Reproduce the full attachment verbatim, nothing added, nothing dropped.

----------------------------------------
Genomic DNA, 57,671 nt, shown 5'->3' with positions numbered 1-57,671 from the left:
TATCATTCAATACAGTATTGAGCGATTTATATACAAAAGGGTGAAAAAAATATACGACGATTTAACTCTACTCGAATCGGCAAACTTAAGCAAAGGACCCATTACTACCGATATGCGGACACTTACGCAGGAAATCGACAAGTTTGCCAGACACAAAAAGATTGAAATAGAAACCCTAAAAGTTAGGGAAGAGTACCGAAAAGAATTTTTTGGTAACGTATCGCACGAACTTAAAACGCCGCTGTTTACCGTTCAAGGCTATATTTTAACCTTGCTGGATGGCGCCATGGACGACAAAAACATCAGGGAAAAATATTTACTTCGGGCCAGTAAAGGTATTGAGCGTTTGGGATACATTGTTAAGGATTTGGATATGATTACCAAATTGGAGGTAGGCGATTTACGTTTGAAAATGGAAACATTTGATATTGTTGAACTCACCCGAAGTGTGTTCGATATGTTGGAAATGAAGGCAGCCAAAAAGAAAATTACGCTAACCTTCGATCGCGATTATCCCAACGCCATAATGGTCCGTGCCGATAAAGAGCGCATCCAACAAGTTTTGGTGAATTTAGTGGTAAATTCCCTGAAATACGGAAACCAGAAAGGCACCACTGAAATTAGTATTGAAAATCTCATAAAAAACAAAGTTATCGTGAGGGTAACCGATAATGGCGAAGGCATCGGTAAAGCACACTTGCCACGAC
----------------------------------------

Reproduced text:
Genomic DNA, 57,671 nt, shown 5'->3' with positions numbered 1-57,671 from the left:
TATCATTCAATACAGTATTGAGCGATTTATATACAAAAGGGTGAAAAAAATATACGACGATTTAACTCTACTCGAATCGGCAAACTTAAGCAAAGGACCCATTACTACCGATATGCGGACACTTACGCAGGAAATCGACAAGTTTGCCAGACACAAAAAGATTGAAATAGAAACCCTAAAAGTTAGGGAAGAGTACCGAAAAGAATTTTTTGGTAACGTATCGCACGAACTTAAAACGCCGCTGTTTACCGTTCAAGGCTATATTTTAACCTTGCTGGATGGCGCCATGGACGACAAAAACATCAGGGAAAAATATTTACTTCGGGCCAGTAAAGGTATTGAGCGTTTGGGATACATTGTTAAGGATTTGGATATGATTACCAAATTGGAGGTAGGCGATTTACGTTTGAAAATGGAAACATTTGATATTGTTGAACTCACCCGAAGTGTGTTCGATATGTTGGAAATGAAGGCAGCCAAAAAGAAAATTACGCTAACCTTCGATCGCGATTATCCCAACGCCATAATGGTCCGTGCCGATAAAGAGCGCATCCAACAAGTTTTGGTGAATTTAGTGGTAAATTCCCTGAAATACGGAAACCAGAAAGGCACCACTGAAATTAGTATTGAAAATCTCATAAAAAACAAAGTTATCGTGAGGGTAACCGATAATGGCGAAGGCATCGGTAAAGCACACTTGCCACGAC